For some Durham Council members, spending $1.4 million for police body-worn cameras is determined by transparency.
The council is expected to vote on the matter Nov. 21, but discussed the city’s policy compared to the state’s during a work session Thursday.
Durham Police Department administrators propose purchasing 530 body-worn cameras for officers at a cost for about $1.4 million, or about $281,840 annually, during a the five year contract.
Police administrators, the city attorney and city manager have all worked to draft a general order regarding officer’s use of the cameras.
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Since the passing of House Bill 972, Durham’s draft general order for police body cameras was revised to align with the state’s rules.
Durham Police Chief Cerelyn "CJ" Davis said she could not find prior guidelines relating to release of police video footage and thinks the intent of the state was for legislation consistent for all agencies.
“What it has done is prohibit the release of video recordings by law enforcement agencies to the general public without having a petition from a judge or petitioning the judge to order the release of the video footage,” Davis said.
Councilwoman Jillian Johnson said she realizes updates to Durham’s general order are “mandated” by the state.
“Do you have any thought in how we make this program actually a tool for transparency and accountability in the department, because I feel that the reason that people in Durham have asked us to start using body cameras is for that purpose?” Johnson asked Davis.
She asked Davis if it is worth spending taxpayers’ money for the next five years.
Davis said it is the opinion of other chiefs she’s spoken to that the legislation goes against hopes of being transparent, and that she thinks the conversations will continue.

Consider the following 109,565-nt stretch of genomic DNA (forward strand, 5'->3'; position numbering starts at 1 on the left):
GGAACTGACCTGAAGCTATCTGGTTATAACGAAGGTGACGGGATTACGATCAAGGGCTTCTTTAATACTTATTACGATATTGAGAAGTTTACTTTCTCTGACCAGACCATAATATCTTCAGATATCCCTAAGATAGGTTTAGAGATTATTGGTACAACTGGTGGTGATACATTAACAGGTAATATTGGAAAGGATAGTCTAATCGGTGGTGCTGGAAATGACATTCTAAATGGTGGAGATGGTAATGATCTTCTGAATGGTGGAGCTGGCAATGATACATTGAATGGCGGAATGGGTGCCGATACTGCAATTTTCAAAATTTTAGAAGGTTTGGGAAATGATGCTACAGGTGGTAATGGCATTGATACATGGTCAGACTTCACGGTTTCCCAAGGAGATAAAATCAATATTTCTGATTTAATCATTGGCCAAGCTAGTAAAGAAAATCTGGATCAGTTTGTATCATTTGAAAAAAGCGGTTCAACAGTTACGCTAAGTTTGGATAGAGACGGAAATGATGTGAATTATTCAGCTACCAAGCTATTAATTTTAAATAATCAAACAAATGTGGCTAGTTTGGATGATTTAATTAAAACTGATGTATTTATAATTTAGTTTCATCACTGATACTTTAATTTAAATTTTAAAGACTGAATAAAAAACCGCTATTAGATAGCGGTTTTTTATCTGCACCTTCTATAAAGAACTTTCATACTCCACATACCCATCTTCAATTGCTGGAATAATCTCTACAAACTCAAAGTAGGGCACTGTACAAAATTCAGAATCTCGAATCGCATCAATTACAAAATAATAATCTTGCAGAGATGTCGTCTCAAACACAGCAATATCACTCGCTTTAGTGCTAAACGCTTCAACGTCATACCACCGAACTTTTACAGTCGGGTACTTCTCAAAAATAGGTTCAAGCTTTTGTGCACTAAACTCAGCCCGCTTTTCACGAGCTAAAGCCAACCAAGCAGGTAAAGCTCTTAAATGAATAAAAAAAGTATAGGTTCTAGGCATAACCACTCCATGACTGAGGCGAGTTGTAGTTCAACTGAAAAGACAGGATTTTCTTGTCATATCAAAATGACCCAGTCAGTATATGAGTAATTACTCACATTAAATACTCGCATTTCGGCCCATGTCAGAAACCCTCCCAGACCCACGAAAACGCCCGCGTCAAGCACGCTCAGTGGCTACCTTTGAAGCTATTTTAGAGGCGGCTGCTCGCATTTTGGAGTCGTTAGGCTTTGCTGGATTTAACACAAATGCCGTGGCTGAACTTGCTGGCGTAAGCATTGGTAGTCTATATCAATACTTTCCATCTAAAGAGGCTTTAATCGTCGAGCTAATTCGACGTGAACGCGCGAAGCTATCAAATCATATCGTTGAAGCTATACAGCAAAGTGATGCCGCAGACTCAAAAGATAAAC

Still, she said she thinks body cameras are important for officers to know there’s an internal way of examining particular incidents with solid information.
Councilman Charlie Reece, too, said he thinks Durham’s intent for the camera purchase is related to transparency and accountability.
Reece said he finds it hard to support a policy that requires a judge’s order for video captured by police, whose salaries are paid by taxpayers on equipment paid by taxpayers, despite the “well meaning” intentions of the city council and city administrators.
“When I look at the very limited nature of the access that the public will have to this information, it seems clear to me that the money is better spent in other ways,” Reece said.
He commended officials for drafting a policy that is mandated by the state and requested updates to the policy be posted for residents to see.
Councilman Eddie Davis said he understands there are concerns with civil liberties and “the position the general assembly” is putting the city in, but thinks the body cameras are needed.
Mayor Bill Bell said he thinks it’s time for the council to make a decision on the matter -- to consider if the price in the contract is OK and if the city wants to purchase the cameras.
“If you don’t have something to back you up, you’ll wish you had the cameras,” Bell said.
In other unrelated matters Thursday, Davis provided council members with updates on justice diversion programs and the use and processing of citations related to low level marijuana offenses.
The general orders allow officers to identify people who meet criteria of possessing small amounts of marijuana to go through a misdemeanor diversion program or to be issued a citation.
“This is something that we are supporting wholeheartedly to give individuals an opportunity to stay out of the criminal justice system, having an opportunity to keep their records clean as opposed to being tarnished with a misdemeanor charge,” Davis said.